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Inguinofemoral sentinel lymph node biopsy by scar injection in vulvar cancer: an assessment of feasibility and long-term outcomes
  1. Erica Pascoal1,
  2. Mohammad Alyafi1,2,
  3. Alida Pokoradi1,
  4. Lua Eiriksson3 and
  5. Limor Helpman3,4
  1. 1Department of Obstetrics and Gynecology, Division of Gynecologic Oncology, McMaster University, Hamilton, Ontario, Canada
  2. 2Department of Obstetrics and Gynecology, King Abdulaziz University, Jeddah, Saudi Arabia
  3. 3Department of Gynecologic Oncology, Juravinski Cancer Centre, Hamilton, Ontario, Canada
  4. 4Department of Gynecologic Oncology, Sheba Medical Center, Tel Hashomer, Israel
  1. Correspondence to Dr Erica Pascoal, Department of Obstetrics and Gynecology, Division of Gynecologic Oncology, McMaster University, Hamilton, ON L8S 4L8, Canada; erica.pascoal{at}medportal.ca

Abstract

Background Performing inguinofemoral sentinel lymph node biopsy for vulvar cancer following a previous vulvar excision, often referred to as ‘scar injection’, is debated.

Objective To assess the feasibility of sentinel lymph node biopsy following scar injection and the long-term outcomes in patients undergoing this procedure.

Methods We conducted a retrospective observational cohort study of patients with vulvar cancer. We assessed detection rates and outcomes in patients who underwent sentinel lymph node biopsy by scar injection and compared them with patients who had injection around a visible tumor and with patients who had an inguinofemoral lymphadenectomy following previous vulvar excision. Sentinel node detection rates are described per patient and per groin and are compared using Χ2 analysis. Cox regression analysis was used to assess the association of recurrence and survival with surgical technique and recognized pathological variables.

Results Data were analyzed for 173 groins in 97 patients. At least one sentinel lymph node was detected in 162 (94%) groins examined, and detection rate did not differ whether the groin was assessed following tumor injection (n=122, 94%) or scar injection (n=40, 93%; p=0.85). Patients in the scar-injection group had less frequent lymph node metastases (p<0.02), smaller tumors (p<0.001), and more superficial invasion (p<0.02). Median follow-up was 34.7 months (range 0–108). Scar injection was not independently associated with recurrence or death on multivariable analysis, and depth of invasion was the only independent predictor of disease recurrence (hazards ratio (HR)=1.14, p=0.03). Recurrence and survival were also comparable for patients who had a sentinel lymph node biopsy or inguinofemoral lymphadenectomy following previous vulvar excision (log rank p=0.30; p=0.67).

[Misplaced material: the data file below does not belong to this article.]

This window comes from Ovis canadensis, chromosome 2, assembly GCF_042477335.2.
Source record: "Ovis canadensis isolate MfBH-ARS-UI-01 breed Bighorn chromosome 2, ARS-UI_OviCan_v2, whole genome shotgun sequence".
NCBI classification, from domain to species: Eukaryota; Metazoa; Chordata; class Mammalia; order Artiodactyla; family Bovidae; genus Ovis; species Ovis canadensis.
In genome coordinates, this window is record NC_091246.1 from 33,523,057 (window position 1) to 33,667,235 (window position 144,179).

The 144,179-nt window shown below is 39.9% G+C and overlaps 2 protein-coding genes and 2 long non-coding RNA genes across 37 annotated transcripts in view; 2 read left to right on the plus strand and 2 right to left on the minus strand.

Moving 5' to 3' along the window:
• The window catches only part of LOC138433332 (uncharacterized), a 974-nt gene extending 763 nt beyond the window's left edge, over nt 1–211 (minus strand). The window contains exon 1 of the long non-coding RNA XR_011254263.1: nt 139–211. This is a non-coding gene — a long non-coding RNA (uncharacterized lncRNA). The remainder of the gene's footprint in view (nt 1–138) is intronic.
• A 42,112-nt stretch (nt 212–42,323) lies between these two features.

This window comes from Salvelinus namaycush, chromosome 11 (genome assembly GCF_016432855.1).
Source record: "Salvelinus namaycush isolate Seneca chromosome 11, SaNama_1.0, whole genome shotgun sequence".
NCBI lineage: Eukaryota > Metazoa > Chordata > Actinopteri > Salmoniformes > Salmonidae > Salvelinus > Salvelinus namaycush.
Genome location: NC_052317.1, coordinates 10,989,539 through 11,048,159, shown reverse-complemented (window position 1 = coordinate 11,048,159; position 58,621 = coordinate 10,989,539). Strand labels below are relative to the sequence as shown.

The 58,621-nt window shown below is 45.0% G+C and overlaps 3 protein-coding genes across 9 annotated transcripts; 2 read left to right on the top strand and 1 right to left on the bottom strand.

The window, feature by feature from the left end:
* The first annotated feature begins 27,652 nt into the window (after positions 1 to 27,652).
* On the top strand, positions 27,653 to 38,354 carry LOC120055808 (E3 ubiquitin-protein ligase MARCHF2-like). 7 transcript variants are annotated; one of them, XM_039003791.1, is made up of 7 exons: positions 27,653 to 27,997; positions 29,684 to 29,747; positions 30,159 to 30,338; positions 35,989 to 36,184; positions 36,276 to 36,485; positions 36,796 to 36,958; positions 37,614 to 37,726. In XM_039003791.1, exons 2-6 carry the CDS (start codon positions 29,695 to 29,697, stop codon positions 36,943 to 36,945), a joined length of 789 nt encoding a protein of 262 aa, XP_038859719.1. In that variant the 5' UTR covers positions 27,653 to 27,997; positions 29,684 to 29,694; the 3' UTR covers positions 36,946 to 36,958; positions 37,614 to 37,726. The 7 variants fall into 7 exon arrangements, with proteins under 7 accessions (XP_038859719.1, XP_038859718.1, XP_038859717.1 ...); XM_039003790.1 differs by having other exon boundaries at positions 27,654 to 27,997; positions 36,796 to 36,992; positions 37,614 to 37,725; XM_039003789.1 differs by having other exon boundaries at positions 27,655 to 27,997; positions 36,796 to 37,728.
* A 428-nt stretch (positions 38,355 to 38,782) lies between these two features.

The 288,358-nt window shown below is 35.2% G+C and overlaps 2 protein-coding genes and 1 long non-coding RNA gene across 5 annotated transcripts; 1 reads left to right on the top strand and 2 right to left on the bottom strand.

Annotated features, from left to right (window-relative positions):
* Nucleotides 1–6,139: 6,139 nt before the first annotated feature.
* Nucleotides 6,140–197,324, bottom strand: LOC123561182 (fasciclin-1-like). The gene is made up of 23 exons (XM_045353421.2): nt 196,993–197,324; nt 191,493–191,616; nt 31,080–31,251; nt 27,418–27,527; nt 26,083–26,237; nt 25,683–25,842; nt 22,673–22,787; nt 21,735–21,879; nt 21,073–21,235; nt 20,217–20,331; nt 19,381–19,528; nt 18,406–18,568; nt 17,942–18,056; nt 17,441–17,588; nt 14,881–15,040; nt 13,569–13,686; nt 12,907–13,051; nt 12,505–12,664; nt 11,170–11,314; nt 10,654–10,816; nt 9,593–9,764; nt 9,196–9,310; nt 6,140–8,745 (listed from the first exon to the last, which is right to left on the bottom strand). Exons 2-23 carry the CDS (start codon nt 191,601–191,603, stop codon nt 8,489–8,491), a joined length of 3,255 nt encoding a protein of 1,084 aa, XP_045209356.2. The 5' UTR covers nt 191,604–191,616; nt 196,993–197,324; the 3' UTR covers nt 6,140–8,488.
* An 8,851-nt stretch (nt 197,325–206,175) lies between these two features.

Conclusions Sentinel lymph node biopsy by scar injection is feasible and demonstrates similar long-term outcomes in patients having scar or tumor injections, and in patients following previous tumor excision undergoing sentinel lymph node biopsy or lymphadenectomy.

  • vulvar neoplasms
  • sentinel lymph node
  • neoplasm recurrence, local
  • vulvar and vaginal cancer

Data availability statement

Data are available upon reasonable request.

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Data availability statement

Data are available upon reasonable request.

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Footnotes

  • Contributors EP, MA: conceptualization, data curation, formal analysis, writing-original draft, review, and editing. AP: formal analysis, writing, review, and editing. LE, LH: conceptualization, supervision, writing, review, and editing. LH: guarantor

  • Funding The authors have not declared a specific grant for this research from any funding agency in the public, commercial or not-for-profit sectors.

  • Competing interests None declared.

  • Provenance and peer review Not commissioned; externally peer reviewed.

  • Supplemental material This content has been supplied by the author(s). It has not been vetted by BMJ Publishing Group Limited (BMJ) and may not have been peer-reviewed. Any opinions or recommendations discussed are solely those of the author(s) and are not endorsed by BMJ. BMJ disclaims all liability and responsibility arising from any reliance placed on the content. Where the content includes any translated material, BMJ does not warrant the accuracy and reliability of the translations (including but not limited to local regulations, clinical guidelines, terminology, drug names and drug dosages), and is not responsible for any error and/or omissions arising from translation and adaptation or otherwise.